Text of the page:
5 Things Accredited Investors Should Always Do
Having access to private placement investments adds risk and doesn’t guarantee success.
By Kayleigh Kulp, Contributor June 14, 2019, at 9:37 a.m.
It’s not enough to simply become an accredited investor; you’ve got to know how to go about researching and accepting the private placement offerings that are now available to you.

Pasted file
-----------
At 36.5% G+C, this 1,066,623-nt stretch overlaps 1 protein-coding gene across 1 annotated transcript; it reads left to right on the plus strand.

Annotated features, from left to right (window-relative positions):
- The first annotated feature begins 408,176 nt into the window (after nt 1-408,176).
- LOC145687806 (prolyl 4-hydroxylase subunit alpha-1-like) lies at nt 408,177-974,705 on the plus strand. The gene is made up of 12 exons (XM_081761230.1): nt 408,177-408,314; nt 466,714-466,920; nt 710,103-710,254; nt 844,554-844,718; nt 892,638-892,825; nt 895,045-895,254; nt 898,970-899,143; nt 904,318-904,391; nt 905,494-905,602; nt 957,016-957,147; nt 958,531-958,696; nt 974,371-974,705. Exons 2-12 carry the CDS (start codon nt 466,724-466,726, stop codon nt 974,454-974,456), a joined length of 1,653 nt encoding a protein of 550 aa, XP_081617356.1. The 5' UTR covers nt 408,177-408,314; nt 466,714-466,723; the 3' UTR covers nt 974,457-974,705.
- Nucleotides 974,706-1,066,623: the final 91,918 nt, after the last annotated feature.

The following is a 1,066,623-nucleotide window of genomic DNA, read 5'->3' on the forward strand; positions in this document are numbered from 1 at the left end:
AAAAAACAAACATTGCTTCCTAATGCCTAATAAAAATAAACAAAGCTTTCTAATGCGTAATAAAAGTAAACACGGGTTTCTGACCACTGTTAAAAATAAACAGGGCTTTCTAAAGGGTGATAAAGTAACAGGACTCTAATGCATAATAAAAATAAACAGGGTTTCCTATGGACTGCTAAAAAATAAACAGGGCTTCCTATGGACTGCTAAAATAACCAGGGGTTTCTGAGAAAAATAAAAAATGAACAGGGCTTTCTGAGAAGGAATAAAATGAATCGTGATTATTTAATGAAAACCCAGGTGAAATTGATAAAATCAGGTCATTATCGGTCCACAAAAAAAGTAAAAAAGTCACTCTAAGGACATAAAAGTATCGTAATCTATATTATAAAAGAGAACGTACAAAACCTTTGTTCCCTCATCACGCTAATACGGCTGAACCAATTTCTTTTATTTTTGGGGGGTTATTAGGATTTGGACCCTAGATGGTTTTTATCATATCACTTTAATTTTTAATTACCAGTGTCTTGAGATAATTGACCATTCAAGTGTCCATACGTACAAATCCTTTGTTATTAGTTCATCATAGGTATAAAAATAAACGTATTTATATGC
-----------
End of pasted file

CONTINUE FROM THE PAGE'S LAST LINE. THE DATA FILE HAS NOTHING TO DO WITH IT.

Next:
Private placement offerings are investments not registered with the U.S. Securities and Exchange Commission that are provided by specific companies, and they are usually higher risk with higher rewards, says Jared Weitz, CEO and founder of United Capital Source in Great Neck, New York. That’s because such offerings do not have to comply with the same regulations and disclosures as SEC-registered investments, adds David John Marotta, president of Marotta Wealth Management in Charlottesville, Virginia.